So I think it’s not a single decision. It’s always about whether it’s the right time to find your next adventure? And that’s never an easy decision because I’ve been lucky to have really enjoyed every job I’ve had. When I was selling shoes in high school, I really enjoyed it. I’ve always found work to be a privilege, but I think it shouldn’t be a privilege, it should be a right. Everyone who wants to work should have the opportunity to work. So, the hardest decision is knowing when to leave and knowing when to start the next chapter. This is especially hard when you’re passionate about the people and the company you work for, so I’ve always found it hard to find the right time, when to go on to the next adventure.
What was the one book that has influenced your path?
From a very young age, I grew up in a wonderful family environment where there was encouragement, but unlike some families, there was no pressure to box me in, in terms of what I should become. But I was lucky enough that, while there was this imperative to succeed, it wasn’t a pressure to succeed in any specific area. My grandma used to tell me, “People can take a lot of things away from you, but they can’t take away what’s in your head, and in your heart, so study as much as you can.”
The book that influenced me was My First Visit to the Dinosaurs by Aliki. I actually have two copies of the book. It’s a book I remember first reading when I was in grade one or two. I have fond memories of my passion and fascination with dinosaurs. I remember signing it out so many times at the library, growing up and I only mentioned it because of what it sparked in me.
One of my characteristics that helps me succeed is I’m just endlessly curious, which makes me continuously want to pursue learning to better myself. I didn’t feel like I’ve ever had to spark that curiosity; it was always there and my family constantly enabled me. That book opened up a world where my imagination couldn’t fathom what a Tyrannosaurus Rex or a triceratops was like. And so it was my first foray into just asking lots of questions and imagining things which I knew little about. That extended through school, in my life and through to today — to make sure I continue to learn. That curiosity continues to be part of me and that book was indeed transformative in my life.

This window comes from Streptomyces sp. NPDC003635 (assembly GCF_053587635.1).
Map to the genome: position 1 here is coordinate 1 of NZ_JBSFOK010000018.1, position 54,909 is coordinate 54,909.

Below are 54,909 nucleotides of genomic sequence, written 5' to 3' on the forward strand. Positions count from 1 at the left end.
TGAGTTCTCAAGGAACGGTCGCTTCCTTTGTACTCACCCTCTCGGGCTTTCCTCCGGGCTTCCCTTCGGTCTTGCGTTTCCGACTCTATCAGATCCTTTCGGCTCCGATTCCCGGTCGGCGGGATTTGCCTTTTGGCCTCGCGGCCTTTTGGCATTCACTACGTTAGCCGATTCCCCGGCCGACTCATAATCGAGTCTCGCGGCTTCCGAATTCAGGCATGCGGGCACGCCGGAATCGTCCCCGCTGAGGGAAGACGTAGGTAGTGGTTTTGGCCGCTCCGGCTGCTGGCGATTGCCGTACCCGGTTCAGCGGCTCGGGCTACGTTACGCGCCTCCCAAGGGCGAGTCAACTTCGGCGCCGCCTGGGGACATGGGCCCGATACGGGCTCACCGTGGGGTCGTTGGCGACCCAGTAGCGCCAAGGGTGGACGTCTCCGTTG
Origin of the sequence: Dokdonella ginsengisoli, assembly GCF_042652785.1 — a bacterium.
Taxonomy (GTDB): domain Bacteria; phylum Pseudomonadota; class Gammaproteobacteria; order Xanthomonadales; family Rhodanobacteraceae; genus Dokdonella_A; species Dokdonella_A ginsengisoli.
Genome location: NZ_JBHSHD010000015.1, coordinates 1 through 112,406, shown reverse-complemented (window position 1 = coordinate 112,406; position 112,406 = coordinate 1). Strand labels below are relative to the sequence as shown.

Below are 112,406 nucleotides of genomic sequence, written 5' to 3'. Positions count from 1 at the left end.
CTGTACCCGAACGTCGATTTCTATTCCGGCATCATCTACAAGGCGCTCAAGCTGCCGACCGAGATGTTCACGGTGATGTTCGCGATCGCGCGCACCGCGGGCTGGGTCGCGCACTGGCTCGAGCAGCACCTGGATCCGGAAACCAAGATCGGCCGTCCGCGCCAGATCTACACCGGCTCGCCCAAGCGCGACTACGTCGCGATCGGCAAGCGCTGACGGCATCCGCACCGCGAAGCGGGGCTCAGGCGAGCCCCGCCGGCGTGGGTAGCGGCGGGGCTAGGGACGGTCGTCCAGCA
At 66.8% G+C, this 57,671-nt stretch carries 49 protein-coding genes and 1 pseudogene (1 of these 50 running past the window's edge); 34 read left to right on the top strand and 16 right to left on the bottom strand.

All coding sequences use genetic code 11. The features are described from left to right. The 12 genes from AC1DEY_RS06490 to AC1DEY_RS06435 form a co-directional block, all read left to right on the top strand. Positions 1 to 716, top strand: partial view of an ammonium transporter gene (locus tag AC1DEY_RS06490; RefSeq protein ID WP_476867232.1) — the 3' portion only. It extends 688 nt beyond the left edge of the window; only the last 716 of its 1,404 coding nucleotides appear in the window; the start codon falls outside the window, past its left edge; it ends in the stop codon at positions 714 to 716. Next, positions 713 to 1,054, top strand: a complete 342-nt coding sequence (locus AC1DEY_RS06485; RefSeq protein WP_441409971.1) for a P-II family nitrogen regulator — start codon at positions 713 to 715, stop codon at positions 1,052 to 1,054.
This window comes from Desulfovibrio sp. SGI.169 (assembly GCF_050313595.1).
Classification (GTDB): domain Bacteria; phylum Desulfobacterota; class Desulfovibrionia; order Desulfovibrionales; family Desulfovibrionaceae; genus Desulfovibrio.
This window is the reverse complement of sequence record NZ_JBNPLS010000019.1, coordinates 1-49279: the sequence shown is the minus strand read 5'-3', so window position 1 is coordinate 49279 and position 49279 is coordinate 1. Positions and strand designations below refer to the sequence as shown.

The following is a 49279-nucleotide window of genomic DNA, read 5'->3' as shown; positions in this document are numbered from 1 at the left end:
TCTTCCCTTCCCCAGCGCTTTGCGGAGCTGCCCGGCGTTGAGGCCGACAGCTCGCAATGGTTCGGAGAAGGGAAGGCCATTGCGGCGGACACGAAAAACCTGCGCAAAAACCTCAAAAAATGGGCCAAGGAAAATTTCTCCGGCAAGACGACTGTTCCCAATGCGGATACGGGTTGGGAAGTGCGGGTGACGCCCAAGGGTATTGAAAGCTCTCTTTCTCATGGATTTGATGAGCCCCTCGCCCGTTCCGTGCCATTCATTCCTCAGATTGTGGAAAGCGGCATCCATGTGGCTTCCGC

What motivated you to support MATR Ventures?
There’s so many great ideas out there and there’s so many people trying to do great in the world and I want to be involved because I want to find a way to help. But to help to make a difference is where my skepticism comes from.
I’m not an expert in the space I’ve benefited greatly from, however If we want to bring it full circle, then maybe the role in life is to help other people get lucky as well. As people help me get lucky, this is my way of giving back to try to create some of that luck. But the answer is I don’t know how to do that, so maybe that’s the reason I’m involved. I’m learning with you, Hessie, on how I can do that. Is it mentorship? Is it providing employment opportunities, advisory work, or giving feedback on technology ideas? I don’t know what that is but it matters because to me, because today, there isn’t enough opportunity. As we know, based on the data you just provided [about the extreme lack of investment in the underestimated community] the work matters in order to get the proper representation to help society become better.
Part of the answer is that, even if it’s just one conversation I can have with someone that changes how they have an effect, then the work is worth it, right? So, if the question is why do I want to get involved — one is because I think it’s our duty, for those of us who’ve been lucky enough to pay that luck back. And then two, I guess I’m saying I’m skeptical that I could make a difference, but I’m here to help try in whatever way you need me.